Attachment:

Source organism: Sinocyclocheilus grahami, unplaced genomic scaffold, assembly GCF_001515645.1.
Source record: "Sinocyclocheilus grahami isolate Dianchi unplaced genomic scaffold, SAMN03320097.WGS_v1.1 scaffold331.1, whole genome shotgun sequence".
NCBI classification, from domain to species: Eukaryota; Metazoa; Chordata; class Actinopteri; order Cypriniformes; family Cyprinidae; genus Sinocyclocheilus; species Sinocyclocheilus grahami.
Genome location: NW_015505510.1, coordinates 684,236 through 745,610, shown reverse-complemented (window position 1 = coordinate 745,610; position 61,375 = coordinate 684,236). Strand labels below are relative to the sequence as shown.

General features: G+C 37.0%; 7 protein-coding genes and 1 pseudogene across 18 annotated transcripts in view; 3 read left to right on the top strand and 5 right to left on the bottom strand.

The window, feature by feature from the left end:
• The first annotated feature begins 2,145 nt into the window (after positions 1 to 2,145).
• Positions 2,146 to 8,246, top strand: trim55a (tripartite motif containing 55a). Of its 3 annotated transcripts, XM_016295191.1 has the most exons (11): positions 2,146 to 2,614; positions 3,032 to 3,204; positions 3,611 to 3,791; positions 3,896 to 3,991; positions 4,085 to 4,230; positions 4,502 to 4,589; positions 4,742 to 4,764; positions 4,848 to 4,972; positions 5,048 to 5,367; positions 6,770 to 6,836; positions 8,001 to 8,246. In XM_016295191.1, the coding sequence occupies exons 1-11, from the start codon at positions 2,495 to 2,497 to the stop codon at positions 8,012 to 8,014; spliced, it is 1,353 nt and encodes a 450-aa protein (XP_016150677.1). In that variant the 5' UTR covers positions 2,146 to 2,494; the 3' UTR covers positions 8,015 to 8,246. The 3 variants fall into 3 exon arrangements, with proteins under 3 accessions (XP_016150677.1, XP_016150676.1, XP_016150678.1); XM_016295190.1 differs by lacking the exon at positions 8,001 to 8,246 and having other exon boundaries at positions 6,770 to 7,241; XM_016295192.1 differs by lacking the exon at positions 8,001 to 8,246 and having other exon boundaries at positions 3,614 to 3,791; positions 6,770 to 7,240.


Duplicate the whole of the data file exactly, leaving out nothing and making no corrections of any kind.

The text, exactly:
Source organism: Sinocyclocheilus grahami, unplaced genomic scaffold, assembly GCF_001515645.1.
Source record: "Sinocyclocheilus grahami isolate Dianchi unplaced genomic scaffold, SAMN03320097.WGS_v1.1 scaffold331.1, whole genome shotgun sequence".
NCBI classification, from domain to species: Eukaryota; Metazoa; Chordata; class Actinopteri; order Cypriniformes; family Cyprinidae; genus Sinocyclocheilus; species Sinocyclocheilus grahami.
Genome location: NW_015505510.1, coordinates 684,236 through 745,610, shown reverse-complemented (window position 1 = coordinate 745,610; position 61,375 = coordinate 684,236). Strand labels below are relative to the sequence as shown.

General features: G+C 37.0%; 7 protein-coding genes and 1 pseudogene across 18 annotated transcripts in view; 3 read left to right on the top strand and 5 right to left on the bottom strand.

The window, feature by feature from the left end:
• The first annotated feature begins 2,145 nt into the window (after positions 1 to 2,145).
• Positions 2,146 to 8,246, top strand: trim55a (tripartite motif containing 55a). Of its 3 annotated transcripts, XM_016295191.1 has the most exons (11): positions 2,146 to 2,614; positions 3,032 to 3,204; positions 3,611 to 3,791; positions 3,896 to 3,991; positions 4,085 to 4,230; positions 4,502 to 4,589; positions 4,742 to 4,764; positions 4,848 to 4,972; positions 5,048 to 5,367; positions 6,770 to 6,836; positions 8,001 to 8,246. In XM_016295191.1, the coding sequence occupies exons 1-11, from the start codon at positions 2,495 to 2,497 to the stop codon at positions 8,012 to 8,014; spliced, it is 1,353 nt and encodes a 450-aa protein (XP_016150677.1). In that variant the 5' UTR covers positions 2,146 to 2,494; the 3' UTR covers positions 8,015 to 8,246. The 3 variants fall into 3 exon arrangements, with proteins under 3 accessions (XP_016150677.1, XP_016150676.1, XP_016150678.1); XM_016295190.1 differs by lacking the exon at positions 8,001 to 8,246 and having other exon boundaries at positions 6,770 to 7,241; XM_016295192.1 differs by lacking the exon at positions 8,001 to 8,246 and having other exon boundaries at positions 3,614 to 3,791; positions 6,770 to 7,240.